Did J.K. Rowling Copy ‘Lord of the Rings’ For ‘Harry Potter’?

in Harry Potter, Movies & TV

Frodo Baggins (Elijah Wood) left and Harry Potter (Daneil Radcliffe) right

Credit: New Line Cinema (left) / Warner Bros (right)

Two of the most beloved franchises in history, Harry Potter and The Lord of the Rings, feature some of the most respected novels and films in pop culture history. Each boasting a loyal fan base, those who know every aspect of their respective fantasy worlds have noticed some similarities between the two epic stories.

Did J.K. Rowling cut it too close to Tolkien’s Lord of the Rings, or just coincidence?

Frodo Baggins (Elijah Wood) and Gandalf the Grey (Sir Ian McKellan) in "The Lord of the Rings: The Fellowship of the Ring" (2001)
Credit: New Line Cinema

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The quick answer: no, author J.K. Rowling definitely did not copy The Lord of the Rings. The separate works pull from European and Norse mythology, and therefore can sometimes overlap in their story. However, there are many character types in author J.R.R. Tolkien’s The Lord of the Rings that Rowling used in her Harry Potter series.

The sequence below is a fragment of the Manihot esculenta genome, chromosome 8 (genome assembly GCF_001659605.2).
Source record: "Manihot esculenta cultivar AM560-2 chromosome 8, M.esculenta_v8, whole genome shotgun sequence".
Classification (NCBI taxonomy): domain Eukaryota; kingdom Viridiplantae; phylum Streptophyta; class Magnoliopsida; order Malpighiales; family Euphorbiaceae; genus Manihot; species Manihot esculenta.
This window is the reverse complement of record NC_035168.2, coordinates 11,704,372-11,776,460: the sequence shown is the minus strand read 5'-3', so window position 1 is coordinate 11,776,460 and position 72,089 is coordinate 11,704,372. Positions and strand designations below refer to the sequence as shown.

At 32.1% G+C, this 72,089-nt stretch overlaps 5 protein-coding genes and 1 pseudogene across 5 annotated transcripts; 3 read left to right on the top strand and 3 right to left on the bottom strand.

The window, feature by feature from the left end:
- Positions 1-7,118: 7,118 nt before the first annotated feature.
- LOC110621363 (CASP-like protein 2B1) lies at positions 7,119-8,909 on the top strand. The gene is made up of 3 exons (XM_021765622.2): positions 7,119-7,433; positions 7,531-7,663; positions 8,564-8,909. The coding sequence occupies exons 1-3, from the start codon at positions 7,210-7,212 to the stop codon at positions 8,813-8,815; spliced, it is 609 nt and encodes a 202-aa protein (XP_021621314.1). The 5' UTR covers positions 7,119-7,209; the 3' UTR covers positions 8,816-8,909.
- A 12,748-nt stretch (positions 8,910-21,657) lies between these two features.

Tolkien’s The Hobbit came to bookstores worldwide in 1937, a good 60 years before Rowling’s Harry Potter and the Sorcerer’s Stone novel was released. Both are literally powerhouses that forever changed fantasy storytelling, but Tolkien fans and Rowling fans have noticed that the two can share some major storylines.

Hermoine Granger (Emma Watson) left, Harry Potter (Daniel Radcliffe) middle, and Ron Weasley (Rupert Grint) right in "Harry Potter and the Prisoner of Azkiban" (2004)
Credit: Warner Bros.

The “Chosen One”

One big similarity is the story elements, especially the “chosen one” idea. Harry Potter and Frodo Baggins are both chosen against their will to take on a nearly impossible task with the help of a band of heroes and save their respective worlds. Both are male and were orphaned at a young age (Frodo lost his parents at age 12, while Harry was only an infant when his parents passed). The two live with their uncles, and they have to battle a mostly faceless evil force referred to as the Dark Lord.

But,  the “chosen one” storyline is a tale as old as time and is featured in everything from Star Wars to The Lego Movie (2014).

Aragorn (Viggo Mortensen), Gandalf the Grey (Ian McKellan), Legolas (Orlando Bloom), Boromir (Sean Bean), Samwise Gamgee (Sean Astin), Frodo Baggins (Elijah Wood), Merry Brandybuck (Dominic Monaghan), and Pippen Took (Billy Boyd), and Gimli son of Gloin (John Rhys-Davies) in "The Lord of the Rings: The Fellowship of the Ring" (2001)
Credit: New Line Cinema

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Dumbledore and Gandalf

Another similarity that fans noticed is the arch-angle-type roles of Gandalf the Grey and Hogwarts Headmaster Albus Dumbledore. For years, the two have been constantly referred to as the other since both sport long, greybeards in their old age. Both are incredibly wise, sound the same, and look the same.